New Support for ADHD
Strong New Support for Neurofeedback Treatment for ADHD
By David Rabiner, Ph.D.
Research | Professor
Dept of Psychology & Neuroscience
Neurofeedback – also known as EEG Biofeedback – is an ADHD treatment in which individuals learn to alter their typical EEG pattern to one that is consistent with a focused, attentive state. This is done by collecting EEG data from individuals as they focus on stimuli presented on a computer screen. Their ability to control the stimuli, for example, keeping the smile on a smiley face or keeping a video playing, is contingent on maintaining an EEG state consistent with focused attention. Neurofeedback proponents argue that this ability generalizes to real world situations and results in better attention during academic and related tasks.
Although neurofeedback for ADHD has been controversial for many years, research support for this treatment is growing. In fact, in October, 2012 the American Academy of Pediatrics rated neurofeedback as a Level 1 “Best Support” Intervention for ADHD; this is the highest possible rating and at the same level as medication treatment and behavior therapy. My sense, however, is that many scientists who study ADHD would regard this rating as premature based on current evidence.
How do the benefits of neurofeedback for ADHD compare to those provided by stimulant medication? Medication remains the most widely used ADHD intervention and examining this question is thus important. In a prior issues of Attention Research Update – see http://www.helpforadd.com/2003/may.htm – I reviewed a study comparing neurofeedback to medication treatment. Both treatments yielded significant benefits and did not differ significantly from one another.
An important limitation of this study, however, was that children were not randomly assigned to medication or neurofeedback treatment; instead, parents selected the option they preferred for their child. This limits the conclusions that can be drawn in several important ways. First, without random assignment, preexisting differences between children whose parents preferred neurofeedback and those who preferred medication may have influenced the findings. Second, without random assignment one cannot determine whether neurofeedback is effective for children with ADHD overall, or only for those children whose parents select it.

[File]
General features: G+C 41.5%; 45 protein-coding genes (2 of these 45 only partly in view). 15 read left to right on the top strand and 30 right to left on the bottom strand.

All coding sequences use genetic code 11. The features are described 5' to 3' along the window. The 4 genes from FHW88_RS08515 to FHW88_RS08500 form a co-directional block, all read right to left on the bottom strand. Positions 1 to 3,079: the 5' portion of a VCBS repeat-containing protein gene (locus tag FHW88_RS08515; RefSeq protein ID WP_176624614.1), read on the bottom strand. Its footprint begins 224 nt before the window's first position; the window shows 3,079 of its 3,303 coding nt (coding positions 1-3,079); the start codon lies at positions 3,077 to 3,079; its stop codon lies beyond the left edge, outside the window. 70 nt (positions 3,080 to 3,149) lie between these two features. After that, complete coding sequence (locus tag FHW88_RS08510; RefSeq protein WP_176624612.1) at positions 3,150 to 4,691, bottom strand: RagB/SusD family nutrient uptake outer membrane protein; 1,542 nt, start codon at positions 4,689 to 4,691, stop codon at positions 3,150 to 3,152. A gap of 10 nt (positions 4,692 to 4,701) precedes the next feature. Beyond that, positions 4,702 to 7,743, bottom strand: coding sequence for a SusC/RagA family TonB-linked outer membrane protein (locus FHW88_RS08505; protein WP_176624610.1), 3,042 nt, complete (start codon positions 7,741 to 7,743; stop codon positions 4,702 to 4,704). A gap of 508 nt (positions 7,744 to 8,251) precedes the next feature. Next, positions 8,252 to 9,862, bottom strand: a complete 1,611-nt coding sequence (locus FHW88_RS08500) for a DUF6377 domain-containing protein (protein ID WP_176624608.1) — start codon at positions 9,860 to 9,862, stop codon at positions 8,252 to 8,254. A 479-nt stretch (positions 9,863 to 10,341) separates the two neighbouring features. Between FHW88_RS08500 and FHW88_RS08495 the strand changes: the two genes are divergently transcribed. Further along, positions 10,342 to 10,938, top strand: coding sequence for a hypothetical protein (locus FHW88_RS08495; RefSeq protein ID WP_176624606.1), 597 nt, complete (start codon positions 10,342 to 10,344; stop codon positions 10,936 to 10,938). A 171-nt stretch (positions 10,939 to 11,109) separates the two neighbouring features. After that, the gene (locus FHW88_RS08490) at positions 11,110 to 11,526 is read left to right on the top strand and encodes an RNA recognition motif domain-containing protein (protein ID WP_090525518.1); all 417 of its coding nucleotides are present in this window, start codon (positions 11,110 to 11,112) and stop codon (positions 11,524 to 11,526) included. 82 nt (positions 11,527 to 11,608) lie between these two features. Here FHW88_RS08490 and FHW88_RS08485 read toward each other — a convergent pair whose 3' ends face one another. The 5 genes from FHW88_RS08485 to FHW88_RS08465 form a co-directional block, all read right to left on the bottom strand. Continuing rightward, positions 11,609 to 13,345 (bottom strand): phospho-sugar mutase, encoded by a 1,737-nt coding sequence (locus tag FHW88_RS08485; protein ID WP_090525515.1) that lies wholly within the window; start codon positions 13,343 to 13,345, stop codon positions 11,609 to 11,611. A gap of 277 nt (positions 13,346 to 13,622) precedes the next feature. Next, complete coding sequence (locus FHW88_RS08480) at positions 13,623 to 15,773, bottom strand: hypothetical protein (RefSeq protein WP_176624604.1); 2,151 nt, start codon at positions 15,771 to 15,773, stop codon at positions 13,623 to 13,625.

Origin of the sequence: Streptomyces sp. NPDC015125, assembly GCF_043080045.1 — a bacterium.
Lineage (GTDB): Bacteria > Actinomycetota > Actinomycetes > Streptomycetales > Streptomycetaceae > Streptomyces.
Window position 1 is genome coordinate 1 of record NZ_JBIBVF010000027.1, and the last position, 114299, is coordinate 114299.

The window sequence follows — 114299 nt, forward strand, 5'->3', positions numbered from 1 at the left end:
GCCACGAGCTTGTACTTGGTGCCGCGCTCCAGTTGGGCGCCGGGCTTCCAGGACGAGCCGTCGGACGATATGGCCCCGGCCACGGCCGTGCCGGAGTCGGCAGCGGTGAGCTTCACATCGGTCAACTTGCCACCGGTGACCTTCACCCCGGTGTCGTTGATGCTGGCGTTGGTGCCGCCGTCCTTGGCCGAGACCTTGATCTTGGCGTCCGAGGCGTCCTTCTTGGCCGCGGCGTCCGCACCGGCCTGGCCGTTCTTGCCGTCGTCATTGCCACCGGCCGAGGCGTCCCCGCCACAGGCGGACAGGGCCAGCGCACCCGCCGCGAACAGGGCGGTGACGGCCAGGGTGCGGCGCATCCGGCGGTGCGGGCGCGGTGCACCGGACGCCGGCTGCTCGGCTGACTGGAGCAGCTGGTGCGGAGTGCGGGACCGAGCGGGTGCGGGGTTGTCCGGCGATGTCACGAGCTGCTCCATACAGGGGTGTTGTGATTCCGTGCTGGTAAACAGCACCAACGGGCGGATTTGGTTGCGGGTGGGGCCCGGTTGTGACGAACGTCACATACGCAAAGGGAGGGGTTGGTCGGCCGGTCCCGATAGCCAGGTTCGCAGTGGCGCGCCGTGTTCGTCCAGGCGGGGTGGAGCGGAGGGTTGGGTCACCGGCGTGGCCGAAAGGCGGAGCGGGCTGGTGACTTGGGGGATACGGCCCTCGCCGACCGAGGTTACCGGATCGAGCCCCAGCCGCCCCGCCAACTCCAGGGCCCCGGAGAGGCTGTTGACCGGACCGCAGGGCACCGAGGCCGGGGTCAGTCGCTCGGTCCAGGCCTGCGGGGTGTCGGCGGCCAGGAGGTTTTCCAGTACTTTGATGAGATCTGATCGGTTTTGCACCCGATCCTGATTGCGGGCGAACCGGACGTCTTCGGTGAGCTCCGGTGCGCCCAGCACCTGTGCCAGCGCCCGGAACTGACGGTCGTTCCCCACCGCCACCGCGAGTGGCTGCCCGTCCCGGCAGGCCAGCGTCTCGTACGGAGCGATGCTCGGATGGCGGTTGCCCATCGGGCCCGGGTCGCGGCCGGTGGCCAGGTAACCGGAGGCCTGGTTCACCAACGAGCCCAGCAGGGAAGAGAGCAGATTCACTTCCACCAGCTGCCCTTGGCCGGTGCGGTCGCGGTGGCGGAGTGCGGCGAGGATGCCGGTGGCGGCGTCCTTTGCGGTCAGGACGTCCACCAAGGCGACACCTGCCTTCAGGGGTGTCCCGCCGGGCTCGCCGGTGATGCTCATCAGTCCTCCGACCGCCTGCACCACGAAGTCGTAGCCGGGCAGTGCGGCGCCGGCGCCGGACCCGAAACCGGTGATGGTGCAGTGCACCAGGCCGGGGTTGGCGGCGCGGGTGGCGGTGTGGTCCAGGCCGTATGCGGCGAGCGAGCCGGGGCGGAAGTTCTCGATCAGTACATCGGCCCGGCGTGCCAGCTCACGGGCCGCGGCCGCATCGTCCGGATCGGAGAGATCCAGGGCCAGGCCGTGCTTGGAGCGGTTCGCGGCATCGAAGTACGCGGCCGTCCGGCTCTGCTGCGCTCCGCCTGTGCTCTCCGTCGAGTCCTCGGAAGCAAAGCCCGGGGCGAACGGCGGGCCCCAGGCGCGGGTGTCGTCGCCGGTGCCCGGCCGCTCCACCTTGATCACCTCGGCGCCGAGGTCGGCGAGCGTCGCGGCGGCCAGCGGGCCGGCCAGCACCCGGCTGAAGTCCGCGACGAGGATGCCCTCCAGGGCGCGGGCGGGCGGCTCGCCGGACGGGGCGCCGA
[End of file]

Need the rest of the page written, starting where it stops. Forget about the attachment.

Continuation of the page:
New Research Comparing Medication to Neurofeedback
Two recently published studies addressed this limitation by randomly assigning children with ADHD to either medication or neurofeedback conditions.
Study 1 – The first study [Duric et al., (2012). Neurofeedback for the treatment of children and adolescents with ADHD: A randomized and controlled clinical trial using parental reports. BMC Psychiatry, 12, 107] was conducted with 91 6 to 18 year olds (mean age of 10.5) in Norway. Participants were randomly assigned to receive neurofeedback, stimulant medication, or both.
Neurofeedback treatment was conducted in 3 40 minute session per week over 10 weeks, i.e., 30 sessions total. The primary focus was to decrease theta activity and increasing beta activity. This is consistent with numerous findings that a high theta/beta ratio is a reliably found in individuals with ADHD; for a very interesting and important study of this issue, see www.helpforadd.com/2013/september.htm.
Children in the medication group received treatment with methylphenidate, the generic form of Ritalin. Medication was provided 2X/day at a dose of 1 mg per kg.
Children in the combined group received both treatments.
Results – Parents completing ratings of core ADHD symptoms before treatment began and 1 week after neurofeedback had been completed. Children in all groups – neurofeedback, medication, and combined – were reported to show significant reductions in inattentive and hyperactive-impulsive symptoms. Although between group differences between were not significant, the effect on inattentive symptoms appeared largest for the neuorfeedback only group. An unexpected finding was that for all groups, the impact on hyperactive-impulsive symptoms was consistently larger than for inattentive symptoms.
Study 2 – A second study published earlier this year [Meisel et al., (2014). Neurofeedback and standardized pharmacological intervention in ADHD: A randomized controlled trial with six-month follow up. Biological Psychology, 95, 116-125) extends this work by obtaining feedback from teachers in addition to parents – including assessments of educational performance – as well as 2- and 6-month follow up data.
Participants were 23 7-14 year-old children with ADHD – 11 boys and 12 girls; the study was conducted in Spain. Participants were randomly assigned to neurofeedback or medication therapy. Neurofeedback consisted of 40 sessions (approximately 30 minutes/session) provided over 20 weeks. As above, treatment focused on suppressing theta activity and enhancing beta activity.
Medication treatment was with methylphenidate at a dose of 1 mg per kg following Spanish national treatment guidelines for ADHD. Children receiving medication continued to receive it across the 6-month follow up period.